Is Resistance futile?
Canadian carbon bike integrates the rear suspension into its top tube. A bespoke carbon fibre full suspension mountain bike that does things a bit differently.
There’s not a whole lot of information out there about this intriguing machine – and it’s not available to order yet, let alone purchase – but it’s still more than newsworthy.
For once, the gearbox drivetrain – from Effibox – isn’t the eye-catching thing about this bike. Nor does its application need explaining (we all know the unsprung mass and reliability arguments of gearboxes).
The striking thing about the Resistance Insolent is the rear shock. There isn’t one. Well, not in the traditional bolt-on sense. The Insolent’s top tube doubles up as the shock body for the rear shock.
This isn’t the case of a standard aftermarket rear shock being hidden inside a frame tube (à la Bold Cycles Linkin bikes). The top tube IS the rear shock.
The shock shaft appears to be a modified stanchion from a Fox 40 triple crown downhill fork. This slides into a metal sleeve that itself sits inside the carbon fibre top tube of the frame.
From the cutaway graphics it does reveal how the ‘guts’ of the Insolent’s rear suspension are significantly larger than a normal rear shock.
It’s essentially a volume the size of a Fox 40 leg doing the rear suspension work. This may have some advantages in terms of stiction, seal wear and consistency and maybe even heat build-up and dissipation (contrary to our initial thought the the system could suffer from heat fade).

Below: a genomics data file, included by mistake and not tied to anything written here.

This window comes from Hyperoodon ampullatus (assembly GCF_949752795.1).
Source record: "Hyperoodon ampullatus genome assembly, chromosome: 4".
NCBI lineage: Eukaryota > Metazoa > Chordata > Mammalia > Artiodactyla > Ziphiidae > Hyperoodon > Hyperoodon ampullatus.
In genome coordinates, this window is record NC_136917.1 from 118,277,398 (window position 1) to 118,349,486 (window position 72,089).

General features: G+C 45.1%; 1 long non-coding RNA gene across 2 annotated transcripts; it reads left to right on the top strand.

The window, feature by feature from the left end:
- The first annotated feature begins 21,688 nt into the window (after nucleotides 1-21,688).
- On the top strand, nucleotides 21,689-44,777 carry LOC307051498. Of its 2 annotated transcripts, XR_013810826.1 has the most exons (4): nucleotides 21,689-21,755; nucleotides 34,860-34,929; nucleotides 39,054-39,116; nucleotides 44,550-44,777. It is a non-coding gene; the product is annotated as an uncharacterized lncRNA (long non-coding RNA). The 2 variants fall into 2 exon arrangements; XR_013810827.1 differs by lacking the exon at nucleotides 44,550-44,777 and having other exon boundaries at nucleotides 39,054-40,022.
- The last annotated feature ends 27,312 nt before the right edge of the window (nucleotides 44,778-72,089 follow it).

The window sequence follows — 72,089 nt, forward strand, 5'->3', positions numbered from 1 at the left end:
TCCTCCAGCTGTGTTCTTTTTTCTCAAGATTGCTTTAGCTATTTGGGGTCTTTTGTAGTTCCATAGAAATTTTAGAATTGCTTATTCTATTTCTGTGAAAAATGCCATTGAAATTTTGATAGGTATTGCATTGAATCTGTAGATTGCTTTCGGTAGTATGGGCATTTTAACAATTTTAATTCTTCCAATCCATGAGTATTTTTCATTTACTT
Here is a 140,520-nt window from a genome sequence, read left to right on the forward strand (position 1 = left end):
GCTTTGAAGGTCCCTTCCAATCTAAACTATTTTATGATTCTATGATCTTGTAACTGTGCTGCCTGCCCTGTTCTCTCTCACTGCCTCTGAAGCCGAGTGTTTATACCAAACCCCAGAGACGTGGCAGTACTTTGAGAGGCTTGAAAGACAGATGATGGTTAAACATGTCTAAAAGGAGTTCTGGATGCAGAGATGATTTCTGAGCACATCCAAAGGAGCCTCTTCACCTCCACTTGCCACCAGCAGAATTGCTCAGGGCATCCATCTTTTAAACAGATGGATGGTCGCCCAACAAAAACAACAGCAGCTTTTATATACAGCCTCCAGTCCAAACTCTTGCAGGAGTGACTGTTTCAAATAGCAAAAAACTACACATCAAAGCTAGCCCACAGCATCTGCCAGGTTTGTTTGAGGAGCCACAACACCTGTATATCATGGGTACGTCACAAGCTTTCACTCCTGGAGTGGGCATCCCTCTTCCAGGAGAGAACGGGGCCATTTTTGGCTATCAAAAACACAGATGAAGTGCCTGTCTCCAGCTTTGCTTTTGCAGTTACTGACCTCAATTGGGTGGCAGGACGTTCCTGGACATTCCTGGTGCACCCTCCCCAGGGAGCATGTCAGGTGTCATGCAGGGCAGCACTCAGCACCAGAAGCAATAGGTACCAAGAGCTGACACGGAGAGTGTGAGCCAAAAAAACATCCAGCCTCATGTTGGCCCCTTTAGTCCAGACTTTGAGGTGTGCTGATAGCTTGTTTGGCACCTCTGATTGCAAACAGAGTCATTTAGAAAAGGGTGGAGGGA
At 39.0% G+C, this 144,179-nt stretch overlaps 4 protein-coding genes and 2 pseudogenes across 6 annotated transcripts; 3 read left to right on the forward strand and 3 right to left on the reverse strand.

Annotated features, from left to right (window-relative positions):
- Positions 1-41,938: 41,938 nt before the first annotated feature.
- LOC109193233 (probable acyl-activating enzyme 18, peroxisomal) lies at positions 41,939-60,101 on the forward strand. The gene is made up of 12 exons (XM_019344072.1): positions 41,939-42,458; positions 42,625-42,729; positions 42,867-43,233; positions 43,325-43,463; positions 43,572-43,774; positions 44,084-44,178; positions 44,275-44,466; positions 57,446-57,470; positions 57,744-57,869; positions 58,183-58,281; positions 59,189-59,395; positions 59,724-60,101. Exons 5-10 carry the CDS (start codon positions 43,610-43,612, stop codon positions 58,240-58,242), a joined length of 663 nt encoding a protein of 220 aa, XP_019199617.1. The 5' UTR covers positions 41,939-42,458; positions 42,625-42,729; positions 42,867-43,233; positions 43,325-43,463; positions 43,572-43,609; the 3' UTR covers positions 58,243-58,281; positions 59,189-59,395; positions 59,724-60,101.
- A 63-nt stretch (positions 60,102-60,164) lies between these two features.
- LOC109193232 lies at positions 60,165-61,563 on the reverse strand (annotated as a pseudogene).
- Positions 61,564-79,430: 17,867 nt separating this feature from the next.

Why make the top tube into a rear shock body? There’s no doubt a bit of “because we can”-ness about this concept. And the designers make no bones about liking the way it looks. But what about from a performance point of view?
Bike designers have spent most of the past few years removing the rear shock from being a structural part of the frame (to reduce sideloads on the shock which causes binding as well as undue wear and tear). Resistance do more than fly in the face of such ideas. They actively go backwards to such theories.
Perhaps this is why the model is called Insolent. (It is a great name, to be fair).
Resistance Bikes’ explanation: “The integrated structure of the Resistance Bikes frame reduces the amount of material required to achieve satisfactory rigidity.”
Perhaps the key word here is “satisfactory”. Not “unparalleled”. Not “none more stiff”. It is stiff enough to do the job in hand and has the benefits of being lighter overall weight.
Who are Resistance Bikes?
Resistance Bikes are from Quebec, Canada (not France as some might assume). We’ve dug out our GCSE workbooks to work out what they’re all about.
The man with the plan is called Jean-François Boivin. A mechanical graduate of Ecole Polytechnique de Montréal who worked as a mechanical enginner for a number of years before starting up Resistance Bikes in 2014. He also worked at Labyrinth Bikes for a while.